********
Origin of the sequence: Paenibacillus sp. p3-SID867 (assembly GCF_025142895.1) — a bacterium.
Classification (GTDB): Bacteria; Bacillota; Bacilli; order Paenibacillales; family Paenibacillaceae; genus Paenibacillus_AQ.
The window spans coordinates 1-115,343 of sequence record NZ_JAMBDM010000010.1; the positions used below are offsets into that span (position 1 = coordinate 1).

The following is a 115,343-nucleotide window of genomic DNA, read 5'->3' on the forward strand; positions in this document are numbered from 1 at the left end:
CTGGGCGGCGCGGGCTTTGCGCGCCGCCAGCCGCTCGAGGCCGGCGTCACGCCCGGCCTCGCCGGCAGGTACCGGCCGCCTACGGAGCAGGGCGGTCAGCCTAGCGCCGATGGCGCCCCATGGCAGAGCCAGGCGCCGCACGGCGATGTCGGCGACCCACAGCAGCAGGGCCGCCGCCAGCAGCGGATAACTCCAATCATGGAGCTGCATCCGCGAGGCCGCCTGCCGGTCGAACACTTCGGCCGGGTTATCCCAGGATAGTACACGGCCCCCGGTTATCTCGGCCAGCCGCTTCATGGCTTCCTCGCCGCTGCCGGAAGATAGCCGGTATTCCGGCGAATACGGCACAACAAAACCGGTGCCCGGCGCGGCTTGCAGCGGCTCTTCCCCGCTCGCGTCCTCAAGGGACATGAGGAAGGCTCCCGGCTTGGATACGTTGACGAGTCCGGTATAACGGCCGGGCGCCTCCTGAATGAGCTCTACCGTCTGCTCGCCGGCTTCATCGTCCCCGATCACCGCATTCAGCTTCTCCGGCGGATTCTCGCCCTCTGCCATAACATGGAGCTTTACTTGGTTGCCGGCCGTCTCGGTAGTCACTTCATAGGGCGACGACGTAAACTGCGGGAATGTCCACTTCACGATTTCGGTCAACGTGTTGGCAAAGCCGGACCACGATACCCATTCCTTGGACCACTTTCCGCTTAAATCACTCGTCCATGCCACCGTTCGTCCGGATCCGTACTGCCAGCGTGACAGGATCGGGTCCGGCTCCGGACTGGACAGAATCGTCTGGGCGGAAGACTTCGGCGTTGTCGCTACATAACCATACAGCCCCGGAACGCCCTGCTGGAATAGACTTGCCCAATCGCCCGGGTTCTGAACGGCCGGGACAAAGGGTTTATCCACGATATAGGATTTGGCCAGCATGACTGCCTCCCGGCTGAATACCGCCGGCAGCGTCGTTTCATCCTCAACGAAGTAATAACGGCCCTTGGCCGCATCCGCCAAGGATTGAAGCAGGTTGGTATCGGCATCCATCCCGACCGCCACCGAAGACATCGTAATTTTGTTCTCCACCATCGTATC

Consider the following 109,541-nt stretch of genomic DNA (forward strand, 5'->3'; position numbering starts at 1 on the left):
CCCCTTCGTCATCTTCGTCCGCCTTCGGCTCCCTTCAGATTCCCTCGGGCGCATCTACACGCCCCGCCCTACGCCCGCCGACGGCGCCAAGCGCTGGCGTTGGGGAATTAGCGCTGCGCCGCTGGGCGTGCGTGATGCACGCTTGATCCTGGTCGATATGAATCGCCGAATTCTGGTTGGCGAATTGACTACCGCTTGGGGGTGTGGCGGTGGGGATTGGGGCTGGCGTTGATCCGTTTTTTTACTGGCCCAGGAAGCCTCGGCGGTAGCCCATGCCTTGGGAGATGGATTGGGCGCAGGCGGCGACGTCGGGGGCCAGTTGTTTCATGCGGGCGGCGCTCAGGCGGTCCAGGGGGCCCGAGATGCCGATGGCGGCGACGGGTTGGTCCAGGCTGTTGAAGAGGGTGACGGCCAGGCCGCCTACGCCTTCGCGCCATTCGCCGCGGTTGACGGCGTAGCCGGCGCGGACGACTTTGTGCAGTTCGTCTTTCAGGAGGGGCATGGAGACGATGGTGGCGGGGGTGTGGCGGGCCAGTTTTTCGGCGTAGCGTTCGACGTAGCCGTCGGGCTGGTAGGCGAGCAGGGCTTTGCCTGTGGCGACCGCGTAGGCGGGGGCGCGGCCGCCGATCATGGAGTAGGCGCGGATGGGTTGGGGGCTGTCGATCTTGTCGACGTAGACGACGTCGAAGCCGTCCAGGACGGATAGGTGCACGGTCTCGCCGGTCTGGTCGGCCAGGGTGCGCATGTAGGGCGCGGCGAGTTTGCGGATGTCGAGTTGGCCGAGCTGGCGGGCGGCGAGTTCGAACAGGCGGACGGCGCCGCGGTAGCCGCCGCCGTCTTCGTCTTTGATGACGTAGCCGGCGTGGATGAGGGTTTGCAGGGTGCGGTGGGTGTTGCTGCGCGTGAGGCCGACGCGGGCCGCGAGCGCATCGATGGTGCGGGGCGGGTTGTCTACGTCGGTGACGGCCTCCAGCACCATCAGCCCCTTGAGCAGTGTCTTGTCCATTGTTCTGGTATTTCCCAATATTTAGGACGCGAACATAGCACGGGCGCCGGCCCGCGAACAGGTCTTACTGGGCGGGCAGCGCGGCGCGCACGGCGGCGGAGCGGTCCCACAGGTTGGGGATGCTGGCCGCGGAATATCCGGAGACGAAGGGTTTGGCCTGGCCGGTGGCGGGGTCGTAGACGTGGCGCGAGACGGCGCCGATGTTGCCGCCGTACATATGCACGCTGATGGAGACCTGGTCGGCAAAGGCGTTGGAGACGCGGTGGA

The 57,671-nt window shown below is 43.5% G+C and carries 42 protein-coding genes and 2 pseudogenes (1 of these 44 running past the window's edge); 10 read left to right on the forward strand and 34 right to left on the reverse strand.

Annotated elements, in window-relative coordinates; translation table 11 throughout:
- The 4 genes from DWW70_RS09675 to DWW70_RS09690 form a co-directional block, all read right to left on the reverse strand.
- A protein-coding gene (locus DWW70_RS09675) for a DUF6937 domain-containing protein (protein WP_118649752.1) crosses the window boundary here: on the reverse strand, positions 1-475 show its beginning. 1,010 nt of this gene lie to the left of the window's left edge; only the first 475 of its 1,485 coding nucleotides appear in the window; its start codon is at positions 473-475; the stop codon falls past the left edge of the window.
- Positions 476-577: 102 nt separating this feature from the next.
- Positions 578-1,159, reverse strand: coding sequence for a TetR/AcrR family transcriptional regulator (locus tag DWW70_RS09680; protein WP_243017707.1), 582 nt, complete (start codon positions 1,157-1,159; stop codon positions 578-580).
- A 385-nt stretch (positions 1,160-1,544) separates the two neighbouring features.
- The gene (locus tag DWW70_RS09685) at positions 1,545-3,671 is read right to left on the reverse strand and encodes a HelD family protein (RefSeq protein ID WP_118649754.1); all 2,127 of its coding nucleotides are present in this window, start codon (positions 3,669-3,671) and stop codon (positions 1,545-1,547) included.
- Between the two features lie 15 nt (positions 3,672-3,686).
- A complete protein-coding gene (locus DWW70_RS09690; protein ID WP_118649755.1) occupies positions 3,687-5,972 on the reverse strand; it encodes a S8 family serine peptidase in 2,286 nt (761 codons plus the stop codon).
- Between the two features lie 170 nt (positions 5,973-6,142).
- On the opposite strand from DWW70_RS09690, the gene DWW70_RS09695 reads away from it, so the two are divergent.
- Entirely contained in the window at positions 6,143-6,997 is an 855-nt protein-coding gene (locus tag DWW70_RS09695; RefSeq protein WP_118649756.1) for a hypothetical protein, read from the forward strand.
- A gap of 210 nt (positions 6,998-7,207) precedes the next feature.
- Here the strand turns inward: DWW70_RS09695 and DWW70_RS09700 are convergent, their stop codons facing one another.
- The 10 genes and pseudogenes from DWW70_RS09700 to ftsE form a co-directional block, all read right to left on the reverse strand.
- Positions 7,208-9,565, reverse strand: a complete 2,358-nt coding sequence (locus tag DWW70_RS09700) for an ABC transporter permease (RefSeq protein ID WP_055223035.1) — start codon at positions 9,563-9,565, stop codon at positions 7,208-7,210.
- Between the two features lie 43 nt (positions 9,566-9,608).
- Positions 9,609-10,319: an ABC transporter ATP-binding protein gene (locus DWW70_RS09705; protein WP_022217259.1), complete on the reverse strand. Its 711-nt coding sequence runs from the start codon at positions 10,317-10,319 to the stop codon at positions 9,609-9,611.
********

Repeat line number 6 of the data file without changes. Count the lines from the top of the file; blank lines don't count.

Consider the following 109,541-nt stretch of genomic DNA (forward strand, 5'->3'; position numbering starts at 1 on the left):